Bathe your dog every month or so, depending on how dirty it gets. But make sure to check its ears at least weekly to see whether they need cleaning, as wax and debris can build up especially in pendant dog ears. Also, dry the ears well whenever they get wet. In addition, check your dog’s nails roughly once a month to see whether they’re due for a trim. And aim to brush its teeth every day with a canine toothpaste.
Plott hounds can be somewhat stubborn when it comes to training. Begin training and socialization ideally when your dog is a puppy to prevent bad habits from forming. Always use positive-reinforcement training methods, such as treats and praise. Keep training sessions fun and varied to hold your dog’s attention.
Aim to expose your dog to different people, other dogs, and various locations from a young age. Having lots of positive experiences can help to curb its wariness of strangers.
Common Health Problems
Overall, the Plott hound is a healthy dog breed. But it is still prone to some hereditary health issues, including:
Diet and Nutrition
Always have fresh water accessible for your Plott Hound. And feed it a high-quality diet with balanced nutrition. It’s typical to feed two measured meals per day to make sure your dog is getting the proper amount. Always discuss both the quantity and type of food with your vet to ensure that you’re meeting your dog’s individual needs. Diets can vary based on age, activity level, and other factors.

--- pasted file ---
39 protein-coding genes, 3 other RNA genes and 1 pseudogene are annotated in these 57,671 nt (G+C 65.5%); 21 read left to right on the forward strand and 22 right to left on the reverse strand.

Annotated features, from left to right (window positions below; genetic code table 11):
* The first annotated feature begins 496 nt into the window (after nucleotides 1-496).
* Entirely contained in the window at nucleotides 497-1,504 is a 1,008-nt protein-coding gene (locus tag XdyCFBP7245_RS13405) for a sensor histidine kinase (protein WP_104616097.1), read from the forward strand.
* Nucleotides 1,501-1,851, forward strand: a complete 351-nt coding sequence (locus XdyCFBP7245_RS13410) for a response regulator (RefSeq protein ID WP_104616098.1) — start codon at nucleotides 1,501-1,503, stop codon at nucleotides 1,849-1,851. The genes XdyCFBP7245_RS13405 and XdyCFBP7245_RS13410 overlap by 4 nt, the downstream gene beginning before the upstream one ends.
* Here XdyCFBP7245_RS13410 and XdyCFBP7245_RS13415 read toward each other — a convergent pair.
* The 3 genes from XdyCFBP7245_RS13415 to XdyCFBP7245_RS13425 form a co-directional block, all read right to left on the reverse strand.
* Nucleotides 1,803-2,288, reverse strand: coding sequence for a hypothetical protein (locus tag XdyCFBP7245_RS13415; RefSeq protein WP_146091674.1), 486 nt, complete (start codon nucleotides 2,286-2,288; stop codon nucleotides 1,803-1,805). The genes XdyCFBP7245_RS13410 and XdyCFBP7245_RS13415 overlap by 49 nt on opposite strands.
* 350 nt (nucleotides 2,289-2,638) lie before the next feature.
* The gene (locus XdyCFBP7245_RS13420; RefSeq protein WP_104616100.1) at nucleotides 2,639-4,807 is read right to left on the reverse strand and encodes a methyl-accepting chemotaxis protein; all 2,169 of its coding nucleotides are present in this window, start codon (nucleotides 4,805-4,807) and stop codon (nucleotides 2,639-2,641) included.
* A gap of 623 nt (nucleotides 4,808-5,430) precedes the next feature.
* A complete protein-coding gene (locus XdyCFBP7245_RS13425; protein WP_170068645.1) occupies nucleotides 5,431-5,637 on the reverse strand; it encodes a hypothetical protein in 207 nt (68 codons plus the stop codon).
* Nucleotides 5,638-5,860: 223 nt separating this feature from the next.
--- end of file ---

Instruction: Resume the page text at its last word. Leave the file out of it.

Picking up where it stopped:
Where to Adopt or Buy a Plott Hound
The Plott hound isn’t an exceptionally common dog breed, but it is still possible to find one available for adoption. So check your local animal shelters, and see whether there are any breed-specific rescue groups in your area as well. For a puppy from a responsible breeder, expect to pay around $300 to $700 on average.
For more information to help you find a Plott hound, check out:
Plott Hound Overview
Good running companion
Generally loyal and loving with family
Requires rigorous daily exercise and mental stimulation
Not suitable for apartments
High prey drive
More Dog Breeds and Further Research
As with any breed, do thorough research on the Plott hound before bringing one home to make sure it will fit with your lifestyle. Talk to Plott hound owners, rescue groups, reputable breeders, and veterinary professionals to learn more.
If you’re interested in similar breeds, check out:
There’s a whole world of potential dog breeds out there—with a little research, you can find the right one to bring home!
Are Plott hounds good family dogs?
Well-trained and socialized Plott hounds are moderately tolerant of children. They can be good with respectful older children, but they might be too large and energetic for young kids.
Are Plott hounds aggressive?
Plott hounds have an alert and protective nature, and they can be wary of strangers. However, with proper training and socialization this typically does not turn into aggression.
Are Plott hounds good apartment dogs?
Plott hounds do best in a home with a securely fenced area in which they can run freely. They are often too energetic and vocal for apartment living.
Plott Hound. American Kennel Club.
Plott Hound Puppies and Dogs. Adopt a Pet.